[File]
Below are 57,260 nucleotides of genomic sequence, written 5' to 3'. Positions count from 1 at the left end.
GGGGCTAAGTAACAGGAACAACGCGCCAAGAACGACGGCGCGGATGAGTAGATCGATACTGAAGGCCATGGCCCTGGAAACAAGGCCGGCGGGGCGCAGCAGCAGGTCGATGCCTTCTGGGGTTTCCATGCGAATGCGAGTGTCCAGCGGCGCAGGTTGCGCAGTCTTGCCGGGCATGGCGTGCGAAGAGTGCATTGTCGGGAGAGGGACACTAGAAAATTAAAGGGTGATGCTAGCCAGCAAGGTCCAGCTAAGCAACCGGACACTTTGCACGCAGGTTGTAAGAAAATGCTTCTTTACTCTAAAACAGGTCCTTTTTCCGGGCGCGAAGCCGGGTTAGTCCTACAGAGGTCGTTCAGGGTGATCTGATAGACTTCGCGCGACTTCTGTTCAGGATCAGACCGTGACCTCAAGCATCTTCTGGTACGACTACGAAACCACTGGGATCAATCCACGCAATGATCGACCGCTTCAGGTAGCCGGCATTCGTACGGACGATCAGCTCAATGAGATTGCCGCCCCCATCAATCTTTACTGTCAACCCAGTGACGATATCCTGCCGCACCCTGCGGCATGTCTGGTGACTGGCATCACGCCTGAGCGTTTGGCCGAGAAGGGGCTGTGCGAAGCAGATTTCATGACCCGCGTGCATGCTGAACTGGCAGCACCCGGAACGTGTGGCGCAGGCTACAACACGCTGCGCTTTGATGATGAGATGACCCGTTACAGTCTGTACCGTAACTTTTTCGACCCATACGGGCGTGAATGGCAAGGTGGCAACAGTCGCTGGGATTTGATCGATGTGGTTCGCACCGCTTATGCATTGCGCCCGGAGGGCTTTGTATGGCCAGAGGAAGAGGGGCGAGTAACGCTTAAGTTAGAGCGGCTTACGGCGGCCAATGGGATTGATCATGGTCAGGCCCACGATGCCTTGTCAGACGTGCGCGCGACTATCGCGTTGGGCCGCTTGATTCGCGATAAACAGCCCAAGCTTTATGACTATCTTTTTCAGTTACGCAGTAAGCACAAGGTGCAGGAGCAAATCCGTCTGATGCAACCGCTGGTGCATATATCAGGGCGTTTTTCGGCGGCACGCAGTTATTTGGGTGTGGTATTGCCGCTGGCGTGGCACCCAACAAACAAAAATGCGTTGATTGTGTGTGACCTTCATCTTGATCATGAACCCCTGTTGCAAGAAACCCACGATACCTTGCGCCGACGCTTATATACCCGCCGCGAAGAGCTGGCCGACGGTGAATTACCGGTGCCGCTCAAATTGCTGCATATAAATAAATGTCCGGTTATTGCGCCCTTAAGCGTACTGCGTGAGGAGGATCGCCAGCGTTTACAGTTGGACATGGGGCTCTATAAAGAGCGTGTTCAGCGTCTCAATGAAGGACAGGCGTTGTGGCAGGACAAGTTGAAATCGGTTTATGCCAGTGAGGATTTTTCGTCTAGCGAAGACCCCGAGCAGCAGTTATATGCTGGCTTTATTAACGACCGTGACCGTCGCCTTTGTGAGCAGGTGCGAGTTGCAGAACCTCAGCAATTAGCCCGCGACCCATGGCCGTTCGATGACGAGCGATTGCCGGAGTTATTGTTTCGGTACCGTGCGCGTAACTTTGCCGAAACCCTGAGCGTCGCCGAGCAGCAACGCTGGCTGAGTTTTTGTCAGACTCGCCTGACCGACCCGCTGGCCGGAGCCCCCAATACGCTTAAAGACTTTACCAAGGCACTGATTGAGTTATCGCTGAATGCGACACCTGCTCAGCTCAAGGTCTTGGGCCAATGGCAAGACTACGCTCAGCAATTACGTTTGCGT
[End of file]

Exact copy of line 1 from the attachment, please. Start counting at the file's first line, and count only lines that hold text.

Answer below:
Below are 57,260 nucleotides of genomic sequence, written 5' to 3'. Positions count from 1 at the left end.